The real bit of magic happens when we pass down the to prop. Notice that we dynamically generate the URI we pass to <router-link> using a uri method. uri prefixes the URI we’ve been given with the current locale, which it gets from the configured router parameter.

We can now just import LocalizedLink in to our components and write <localized-link to="products/1">View product details</localized-link>—without worrying about fiddling with the locale URI prefix in every link.

That pretty well covers our product index.

Note » I won’t bore you by drilling through the show product details feature, since it sheds no new light on i18n and l10 in Vue. You can peruse all of the app’s code on Github.

We email Kiki and Akira Fudo and send them a link to our demo, which now works like so.


Note » You can see this app running live on Heroku.

The Fudos are thrilled! They tell us they love the work and want us to keep working on the project. When we ask them for their ongoing budget, they tell us that they will send us a refurbished Sega Dreamcast if we finish the website for them. Startups, eh? ¯\_(ツ)_/¯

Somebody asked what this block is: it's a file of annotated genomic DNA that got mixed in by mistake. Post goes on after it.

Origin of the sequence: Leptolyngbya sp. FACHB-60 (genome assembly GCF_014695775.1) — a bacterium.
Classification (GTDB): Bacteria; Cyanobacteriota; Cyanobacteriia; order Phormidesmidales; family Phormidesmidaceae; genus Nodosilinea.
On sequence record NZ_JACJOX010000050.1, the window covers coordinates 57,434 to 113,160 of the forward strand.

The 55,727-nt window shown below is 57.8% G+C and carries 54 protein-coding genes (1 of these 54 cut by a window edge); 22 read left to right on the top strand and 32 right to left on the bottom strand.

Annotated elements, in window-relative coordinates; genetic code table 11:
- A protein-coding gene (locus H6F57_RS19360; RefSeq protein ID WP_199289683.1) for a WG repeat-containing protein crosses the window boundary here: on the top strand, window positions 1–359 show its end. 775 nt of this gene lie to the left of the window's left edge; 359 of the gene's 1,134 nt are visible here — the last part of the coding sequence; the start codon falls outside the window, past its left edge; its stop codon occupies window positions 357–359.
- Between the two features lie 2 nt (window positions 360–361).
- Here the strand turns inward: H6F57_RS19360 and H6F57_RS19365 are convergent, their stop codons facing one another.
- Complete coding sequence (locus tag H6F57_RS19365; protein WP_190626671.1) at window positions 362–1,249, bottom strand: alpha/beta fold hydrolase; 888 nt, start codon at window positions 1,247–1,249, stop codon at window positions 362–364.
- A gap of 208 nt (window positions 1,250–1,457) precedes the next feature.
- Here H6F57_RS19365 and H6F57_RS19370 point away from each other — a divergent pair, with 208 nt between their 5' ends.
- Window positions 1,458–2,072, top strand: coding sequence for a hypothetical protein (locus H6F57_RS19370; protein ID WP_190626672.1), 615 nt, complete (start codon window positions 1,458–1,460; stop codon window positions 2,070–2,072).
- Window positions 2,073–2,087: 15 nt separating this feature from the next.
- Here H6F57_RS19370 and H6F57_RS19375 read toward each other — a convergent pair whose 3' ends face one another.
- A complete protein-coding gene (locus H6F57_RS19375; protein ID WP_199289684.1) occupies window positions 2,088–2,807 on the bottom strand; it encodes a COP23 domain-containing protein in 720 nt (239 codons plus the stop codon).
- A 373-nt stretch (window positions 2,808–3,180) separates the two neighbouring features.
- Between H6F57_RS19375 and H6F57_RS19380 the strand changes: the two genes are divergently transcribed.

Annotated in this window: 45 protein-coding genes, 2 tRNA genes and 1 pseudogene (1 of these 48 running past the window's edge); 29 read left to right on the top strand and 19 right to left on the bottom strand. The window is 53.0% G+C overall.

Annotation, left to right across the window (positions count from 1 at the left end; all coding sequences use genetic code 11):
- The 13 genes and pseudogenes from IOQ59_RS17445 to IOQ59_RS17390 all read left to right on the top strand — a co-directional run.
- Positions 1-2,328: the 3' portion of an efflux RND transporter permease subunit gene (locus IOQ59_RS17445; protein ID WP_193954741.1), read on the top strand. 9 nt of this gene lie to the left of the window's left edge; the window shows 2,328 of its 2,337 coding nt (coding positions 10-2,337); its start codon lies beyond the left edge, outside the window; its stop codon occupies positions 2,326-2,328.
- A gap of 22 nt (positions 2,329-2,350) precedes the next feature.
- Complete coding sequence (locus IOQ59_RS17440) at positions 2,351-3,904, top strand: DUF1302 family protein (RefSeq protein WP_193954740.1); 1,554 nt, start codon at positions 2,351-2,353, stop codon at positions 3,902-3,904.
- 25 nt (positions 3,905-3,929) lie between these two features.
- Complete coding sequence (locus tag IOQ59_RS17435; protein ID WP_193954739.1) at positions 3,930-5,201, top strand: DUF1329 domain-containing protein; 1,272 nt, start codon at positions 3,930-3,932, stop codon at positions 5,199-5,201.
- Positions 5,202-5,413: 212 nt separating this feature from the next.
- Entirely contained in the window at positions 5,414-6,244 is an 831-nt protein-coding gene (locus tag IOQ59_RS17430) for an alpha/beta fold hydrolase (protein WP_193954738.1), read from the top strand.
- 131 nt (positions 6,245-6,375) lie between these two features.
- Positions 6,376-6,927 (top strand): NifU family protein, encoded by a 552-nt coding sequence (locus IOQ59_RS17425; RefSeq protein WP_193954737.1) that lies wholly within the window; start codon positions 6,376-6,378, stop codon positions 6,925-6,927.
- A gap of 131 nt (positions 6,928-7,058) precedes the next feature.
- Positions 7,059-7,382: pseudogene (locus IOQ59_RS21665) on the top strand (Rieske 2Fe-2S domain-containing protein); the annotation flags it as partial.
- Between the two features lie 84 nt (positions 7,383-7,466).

In Closing

Writing code to localize your app is one task, but working with translations is a completely different story. Many translations for multiple languages may quickly overwhelm you which will lead to the user’s confusion. Fortunately, PhraseApp can make your life as a developer easier! Feel free to learn more about PhraseApp, referring to the Getting Started guide.

When i18n-izing and localizing our Vue.js apps, we can use the framework’s elegant component architecture to keep our i18n logic as readable and reusable as possible. We can also leverage Vue’s first-party vue-router for locale determination. And when it comes to general i18n for the UI, a wrapper around i18next can be just what the doctor ordered.

I hope this has gotten you started with i18n-izing and localizing your Vue.js apps. Til next time, sayonara and shalom!

How to Build a SPA with I18n in Vue.js!